Mad Max Fury Road is George Miller’s glorious return to the post-apocalyptic world that we last visited 30 years ago. This time it’s Tom Hardy in the driver’s seat as “Mad” Max Rockatansky, taking over from Mel Gibson who first made the role famous in 1979 and then again in 1981 and 1985. Fury Road is good, and spoilers lay ahead….
Fury Road scratches the itch that myself and I’m sure a lot of other people have had for a long time with action films. It’s bold, beautiful and relentless. It doesn’t take itself too seriously and embraces its own insanity. Where else could you see a someone playing a flame-throwing, axe-wielding guitar harnessed to the front of a motorcade as it charges through the desert? The film is actually beautiful too; gone are the bleached visuals that have over saturated post-apocalyptic films in the last decade, and in are the eye-popping and rich colours of the Australian desert. Even though George Miller shot Fury Road digitally, he’s still traditional in his execution by building real cars and using real stunts whenever possible. As a viewer I am invested so much more in to the world, and even in 3D it pays off. Every car flip, close shave, pistol whip and explosion can be felt without the desensitisation of over the top superhero CGI. It should be used to fill in the gaps around the edges of the frame, CGI should never be the focal point.
If we asked for action, we certainly get it. Fury Road plays out as one continuous chase sequence. As viewers we’re thrown straight into it with little back story for the characters and setting, but it works. Miller’s attention to physical movement and body language (he’s quoted in interviews as taking a lot of inspiration from silent movies) fill in the gaps where unnecessary exposition scenes would normally have to be inserted. It works perfectly in keeping the octane at full throttle for 2 hours. I can’t preach enough how much I love the action. I could almost smell the gasoline that was being spat into the V8 engine intakes whilst clinging to the bonnet at full speed.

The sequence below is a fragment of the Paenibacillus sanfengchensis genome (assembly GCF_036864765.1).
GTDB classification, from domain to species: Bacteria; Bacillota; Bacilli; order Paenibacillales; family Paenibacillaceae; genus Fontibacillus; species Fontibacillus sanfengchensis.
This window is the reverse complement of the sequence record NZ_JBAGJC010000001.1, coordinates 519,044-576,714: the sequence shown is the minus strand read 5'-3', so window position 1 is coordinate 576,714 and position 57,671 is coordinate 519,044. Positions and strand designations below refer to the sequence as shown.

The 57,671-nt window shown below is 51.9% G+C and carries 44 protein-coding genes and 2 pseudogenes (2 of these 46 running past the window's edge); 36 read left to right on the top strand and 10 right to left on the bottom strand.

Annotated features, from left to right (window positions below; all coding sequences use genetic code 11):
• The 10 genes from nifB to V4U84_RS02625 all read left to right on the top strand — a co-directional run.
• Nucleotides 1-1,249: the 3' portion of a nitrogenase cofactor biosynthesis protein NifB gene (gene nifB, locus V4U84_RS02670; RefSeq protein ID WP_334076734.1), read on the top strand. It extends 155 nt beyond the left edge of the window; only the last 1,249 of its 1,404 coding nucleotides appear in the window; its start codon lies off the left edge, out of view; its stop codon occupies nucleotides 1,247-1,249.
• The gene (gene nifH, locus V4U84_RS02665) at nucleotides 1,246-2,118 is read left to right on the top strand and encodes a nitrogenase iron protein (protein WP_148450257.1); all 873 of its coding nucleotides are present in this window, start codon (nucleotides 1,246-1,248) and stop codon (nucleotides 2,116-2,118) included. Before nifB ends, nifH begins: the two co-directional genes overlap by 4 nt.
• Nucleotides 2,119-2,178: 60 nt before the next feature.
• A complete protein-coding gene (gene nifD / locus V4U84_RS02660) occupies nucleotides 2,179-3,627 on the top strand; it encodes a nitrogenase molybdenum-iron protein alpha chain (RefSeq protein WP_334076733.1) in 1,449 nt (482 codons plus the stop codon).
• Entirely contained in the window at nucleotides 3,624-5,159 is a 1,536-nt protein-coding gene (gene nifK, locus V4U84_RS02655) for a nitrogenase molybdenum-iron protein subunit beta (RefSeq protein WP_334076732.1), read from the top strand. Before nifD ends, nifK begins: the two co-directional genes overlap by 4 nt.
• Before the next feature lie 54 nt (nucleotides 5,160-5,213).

Tom Hardy plays Max in his own way; almost struggling to communicate verbally after wandering the wasteland for so long. His grunts and body language convey his tortured past for those who may not have seen the previous films. One theory which I quite like is that he’s actually the feral kid from Mad Max 2, which explains where the music box came from. However, the real show stealer (aside from the vehicles and insane stunts) is Charlize Theron’s Imperator Furiosa. With a shaven head reminiscent of Alien heroine Ellen Ripley, Furiosa is fierce and tough as nails driving the War Rig. It’s really her journey that drives the film and Max provides the extra push as a true road warrior. Amongst all of the fan Easter eggs, it was a nice touch to see her at the end of the film with the the eye and arm injuries that echo Max’s in The Road Warrior. Nicholas Hoult is great as Nux, and his character isn’t merely an unjustified supporting role; you genuinely feel happy for him when he flips the War Rig and fulfils his purpose of doing something meaningful as a half-life. Valhalla awaits!
Mad Max Fury Road is an important action film. It’s operatic, stunning to look at and I’m confident it will influence future actions movies to come. Perhaps not in the same way that Batman Begins made filmmakers invest more in realism and character studies, but certainly in terms of production values. Why not 5 stars? I would have liked to have seen a little bit more of the internal conflict and personal development with Max, and one more moment in the V8 Interceptor when he flicks the boost switch. But hey, I’d take another sequel to this any day!
Here’s another shout out to THIS guy.